5 Takeaways From the 2015 NBA Summer League

What did we learn from this year's mid-summer roundball session?

It's the NBA offseason. It's boring.

Or is it?

I'd be the first one to tell you that the NBA offseason is nothing compared to the regular season. And it doesn't even compare to the excitement of the NBA playoffs. So while the NBA offseason is boring in comparison, is it really boring in and of itself? No.

We get free agency, trades and even new jerseys. Don't forget the NBA Summer League though.

To casual NBA fans, the Summer League can be seen as nothing but worthless exhibitions with the aim to produce more revenue and viewership for the NBA. However, it may be the most valuable piece of the puzzle for some NBA teams, and it's most definitely the most valuable to young players. It gives rebuilding teams a look at their young roster and how their players fit together. It also gives players the chance to earn a contract and a spot on an NBA roster.

For us fans, though, it's all about the unknown.

Summer League games give us just a glimpse of what players can be. It doesn't say much for teams, unless they're rebuilding, but we get to see young pieces of a franchise -- some who will play immediately on bad teams, and others who will come out of nowhere down the road to contribute on a title-contending team.

Now nothing is for certain -- these players are young, undeveloped and some really inexperienced. On the other hand, we've seen a small sample size of things to come so there are some storylines to take away from Summer League.

Here's five.

1. Emmanuel Mudiay is this year's Michael Carter-Williams.

We can see it happening right before our eyes. It's the 2013 Sixers all over again. The front office selects a young, talented point guard in the draft -- already with an established point guard running the show -- and then trades away that veteran shortly thereafter.

In this sequel, a 19-year-old Emmanuel Mudiay plays a 22-year-old Carter-Williams. Much like Carter-Williams (6'6"), Mudiay is a physical specimen of a point guard at 6'5" and 200 pounds, and will be handed the reigns to a franchise at an early age.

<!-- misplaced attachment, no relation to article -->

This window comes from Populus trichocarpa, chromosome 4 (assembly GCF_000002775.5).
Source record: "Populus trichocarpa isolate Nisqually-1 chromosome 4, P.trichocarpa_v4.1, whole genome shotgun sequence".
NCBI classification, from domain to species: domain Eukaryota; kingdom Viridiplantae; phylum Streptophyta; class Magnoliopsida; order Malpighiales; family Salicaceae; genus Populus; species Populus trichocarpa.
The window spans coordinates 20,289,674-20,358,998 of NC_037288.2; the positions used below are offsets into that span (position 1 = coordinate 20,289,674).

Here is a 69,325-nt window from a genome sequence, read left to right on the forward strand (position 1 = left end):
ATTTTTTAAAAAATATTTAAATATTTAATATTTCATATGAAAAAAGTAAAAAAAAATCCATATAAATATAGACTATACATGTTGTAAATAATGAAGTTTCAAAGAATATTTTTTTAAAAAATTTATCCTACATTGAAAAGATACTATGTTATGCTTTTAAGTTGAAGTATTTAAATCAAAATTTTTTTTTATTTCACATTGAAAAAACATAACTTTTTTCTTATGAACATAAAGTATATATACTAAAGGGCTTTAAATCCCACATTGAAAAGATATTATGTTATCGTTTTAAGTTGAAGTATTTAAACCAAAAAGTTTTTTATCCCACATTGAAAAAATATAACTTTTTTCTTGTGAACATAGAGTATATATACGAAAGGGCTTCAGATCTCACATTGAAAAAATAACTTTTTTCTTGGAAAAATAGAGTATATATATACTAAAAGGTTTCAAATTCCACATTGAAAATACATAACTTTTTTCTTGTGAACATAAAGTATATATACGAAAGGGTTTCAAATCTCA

The incumbent, Ty Lawson, was shipped to Houston on Sunday in a five-player trade. As a result, Mudiay has the inside track to start for the young Nuggets this season and should put up some big stat lines this year. (Keep that in mind for your fantasy teams.)

So what are the negatives of being compared to a MCW? Poor shooting and lack of efficiency. Carter-Williams has shot a touch over 40% for his career and makes just over 25% of his three-point attempts. To say he's not a marksmen would be a severe understatement. The same goes for Mudiay as he shot just 38.5% from the field and 2 of 14 from three (14.3%).

It's also easy to see the connection between each player's inefficient player thus far in their respective careers. Carter-Williams finished this past season with the third-worst nERD (-8.2) in the entire NBA and is averaging 3.7 turnovers per game. Mudiay's shooting problems, coupled with his five turnovers per game, might not add many wins to his team's total this year.

2. D'Angelo Russell needs to learn how to be an NBA point guard.

After looking at his Summer League play, we can see how D'Angelo Russell's strengths and weaknesses translate to the NBA game. For starters, the number-two overall pick has the ability to score. This isn't to say that Russell's 11.8 points per game is completely encouraging (it's not). What was encouraging is how he finished off his Summer League campaign.

After scoring a mere 8 points per game in his previous two contests while shooting 33.3% from the floor, Russell put up 21 points against the Utah Jazz on 10 of 20 shooting. He finished on a high note with 4 rebounds and an assist to go along with his highest-scoring NBA game thus far.

To be more efficient and more consistent, however, the former Buckeye must shoot better from all areas of the court. He hasn't found his stroke and has struggled on his way to shooting 37.7% from the field, 11.8% (2 of 17!) from beyond the arc and 68.8% from the charity stripe. Just a year ago, while at Ohio State, Russell shot 41.1% from three and 75.6% from the free throw line. Where else can he improve?

Russell didn't have a problem showcasing his passing skills in the Big Ten last year. Now, he's quickly learned that easy passes are hard to come by, and that he needs to take care of the ball better in order to become the point guard he's expected to be in L.A. The rookie's averaging a measly 3.2 assists per game compared to his 5.0 per game at the collegiate level. But that's not the worst part -- Russell turned the ball over five times per game.

The highly-regarded prospect has to get in the gym and get some work done if he wants to play his game on the next level. He'll have to learn how to be a full-time NBA point guard in order to contribute positively rather than negatively to his squad.

3. Aaron Gordon could have a breakout season in Orlando.